Tarsem had been one of my art heroes ever since his lush music videos blew my teenage mind back in Germany. He dropped by my Basics of Film class once for an impromptu Q&A session. He had gone to school with my teacher, photographer Stephen Berkman, and I remember thinking, “There’s a guy who’s doing it right!”
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In 1998, a few years after graduation, I ran into Stephen at the local supermarket. He asked me if I’d be interested in doing some titles for his short film “Room 103,” which deals with a writer who attempts to finish his novel while his life becomes more and more like Kafka’s “Metamorphosis.” Light fare. Fun stuff. Happy to help.
Fast forward to 2005, when Stephen called me and asked if I’d like to design a special project for Tarsem. Could we meet at this house? Tarsem had been shooting The Fall off and on for years, always on his own dime, usually at the back end of directing a commercial to save on setup cost. He was still working on the final edit, but he needed to start talking to potential distributors. He didn’t want to show them an unfinished print of the film, because he didn’t want it to become an object of negotiation. “We’ll distribute it, if you just make this one little change.” He needed something—a presentation, an object—that would let him convey the mystery of the characters and the splendor of the visuals without tipping his hand on the story.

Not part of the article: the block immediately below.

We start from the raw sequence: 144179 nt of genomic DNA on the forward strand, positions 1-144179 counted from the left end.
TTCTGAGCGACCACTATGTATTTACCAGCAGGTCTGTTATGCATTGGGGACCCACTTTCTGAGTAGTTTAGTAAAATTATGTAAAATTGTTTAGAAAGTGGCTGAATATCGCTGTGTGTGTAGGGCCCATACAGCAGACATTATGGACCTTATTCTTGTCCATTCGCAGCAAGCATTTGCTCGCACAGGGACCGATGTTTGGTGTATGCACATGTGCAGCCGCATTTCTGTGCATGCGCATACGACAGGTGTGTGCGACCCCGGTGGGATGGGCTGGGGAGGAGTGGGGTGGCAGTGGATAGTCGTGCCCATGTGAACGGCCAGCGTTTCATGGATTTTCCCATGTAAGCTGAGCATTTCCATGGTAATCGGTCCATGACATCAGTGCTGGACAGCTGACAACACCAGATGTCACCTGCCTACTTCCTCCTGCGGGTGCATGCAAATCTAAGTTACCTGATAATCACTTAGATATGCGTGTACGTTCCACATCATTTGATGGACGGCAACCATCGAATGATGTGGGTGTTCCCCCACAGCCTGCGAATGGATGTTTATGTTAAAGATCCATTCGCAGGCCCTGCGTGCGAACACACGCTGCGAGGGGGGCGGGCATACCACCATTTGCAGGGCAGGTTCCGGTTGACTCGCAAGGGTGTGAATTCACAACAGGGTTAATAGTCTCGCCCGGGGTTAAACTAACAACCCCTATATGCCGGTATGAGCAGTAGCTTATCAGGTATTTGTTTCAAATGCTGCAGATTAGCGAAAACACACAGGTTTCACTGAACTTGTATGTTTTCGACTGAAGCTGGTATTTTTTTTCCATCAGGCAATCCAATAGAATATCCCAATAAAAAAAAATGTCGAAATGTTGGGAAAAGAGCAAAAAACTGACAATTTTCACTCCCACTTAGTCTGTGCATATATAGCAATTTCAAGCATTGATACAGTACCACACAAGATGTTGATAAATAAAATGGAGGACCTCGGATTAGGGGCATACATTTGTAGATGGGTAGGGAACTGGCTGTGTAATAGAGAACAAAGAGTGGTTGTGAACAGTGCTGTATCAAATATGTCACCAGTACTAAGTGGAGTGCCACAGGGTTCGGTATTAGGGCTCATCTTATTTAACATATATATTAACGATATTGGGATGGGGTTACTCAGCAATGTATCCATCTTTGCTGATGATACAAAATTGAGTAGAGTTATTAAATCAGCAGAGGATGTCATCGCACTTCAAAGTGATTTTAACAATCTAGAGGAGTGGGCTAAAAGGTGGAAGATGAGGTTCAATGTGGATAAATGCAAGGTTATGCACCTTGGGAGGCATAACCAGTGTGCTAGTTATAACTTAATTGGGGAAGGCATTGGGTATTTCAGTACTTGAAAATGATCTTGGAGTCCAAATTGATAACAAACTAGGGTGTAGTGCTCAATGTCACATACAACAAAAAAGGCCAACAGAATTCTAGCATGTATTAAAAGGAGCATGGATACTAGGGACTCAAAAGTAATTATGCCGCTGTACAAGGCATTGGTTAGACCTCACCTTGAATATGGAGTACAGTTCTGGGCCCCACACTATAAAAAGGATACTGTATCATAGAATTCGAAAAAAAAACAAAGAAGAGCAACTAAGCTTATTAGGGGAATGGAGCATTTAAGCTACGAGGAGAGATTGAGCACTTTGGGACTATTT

We had the ingredients: Stephen had travelled with Tarsem throughout the process and had shot literally thousands of still images on the various locations. Add to this photos by production designer Ged Clarke, a few by Tarsem himself, and portraits of the actors dressed in Eiko Ishioka’s stupendous costumes shot by Stephen Colover. Of course, I suggested that we make a book.